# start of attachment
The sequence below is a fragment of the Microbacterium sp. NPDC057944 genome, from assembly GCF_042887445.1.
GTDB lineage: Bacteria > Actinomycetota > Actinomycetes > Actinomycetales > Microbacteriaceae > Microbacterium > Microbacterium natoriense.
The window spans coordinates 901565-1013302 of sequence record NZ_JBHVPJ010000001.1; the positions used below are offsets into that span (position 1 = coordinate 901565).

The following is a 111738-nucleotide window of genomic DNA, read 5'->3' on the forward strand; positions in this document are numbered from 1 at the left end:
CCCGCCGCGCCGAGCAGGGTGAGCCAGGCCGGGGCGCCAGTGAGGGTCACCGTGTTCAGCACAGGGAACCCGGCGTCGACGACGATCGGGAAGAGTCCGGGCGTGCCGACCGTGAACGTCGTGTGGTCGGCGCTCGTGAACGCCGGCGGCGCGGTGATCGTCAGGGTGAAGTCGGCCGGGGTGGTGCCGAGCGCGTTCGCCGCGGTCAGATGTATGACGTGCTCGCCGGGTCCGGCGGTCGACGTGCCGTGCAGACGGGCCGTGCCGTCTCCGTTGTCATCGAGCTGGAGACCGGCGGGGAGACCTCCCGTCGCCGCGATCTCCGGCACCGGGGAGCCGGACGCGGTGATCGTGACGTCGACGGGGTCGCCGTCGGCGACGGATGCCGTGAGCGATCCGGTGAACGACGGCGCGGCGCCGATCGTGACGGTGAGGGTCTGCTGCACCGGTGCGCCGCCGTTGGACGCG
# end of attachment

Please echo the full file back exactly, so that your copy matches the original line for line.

The sequence below is a fragment of the Microbacterium sp. NPDC057944 genome, from assembly GCF_042887445.1.
GTDB lineage: Bacteria > Actinomycetota > Actinomycetes > Actinomycetales > Microbacteriaceae > Microbacterium > Microbacterium natoriense.
The window spans coordinates 901565-1013302 of sequence record NZ_JBHVPJ010000001.1; the positions used below are offsets into that span (position 1 = coordinate 901565).

The following is a 111738-nucleotide window of genomic DNA, read 5'->3' on the forward strand; positions in this document are numbered from 1 at the left end:
CCCGCCGCGCCGAGCAGGGTGAGCCAGGCCGGGGCGCCAGTGAGGGTCACCGTGTTCAGCACAGGGAACCCGGCGTCGACGACGATCGGGAAGAGTCCGGGCGTGCCGACCGTGAACGTCGTGTGGTCGGCGCTCGTGAACGCCGGCGGCGCGGTGATCGTCAGGGTGAAGTCGGCCGGGGTGGTGCCGAGCGCGTTCGCCGCGGTCAGATGTATGACGTGCTCGCCGGGTCCGGCGGTCGACGTGCCGTGCAGACGGGCCGTGCCGTCTCCGTTGTCATCGAGCTGGAGACCGGCGGGGAGACCTCCCGTCGCCGCGATCTCCGGCACCGGGGAGCCGGACGCGGTGATCGTGACGTCGACGGGGTCGCCGTCGGCGACGGATGCCGTGAGCGATCCGGTGAACGACGGCGCGGCGCCGATCGTGACGGTGAGGGTCTGCTGCACCGGTGCGCCGCCGTTGGACGCG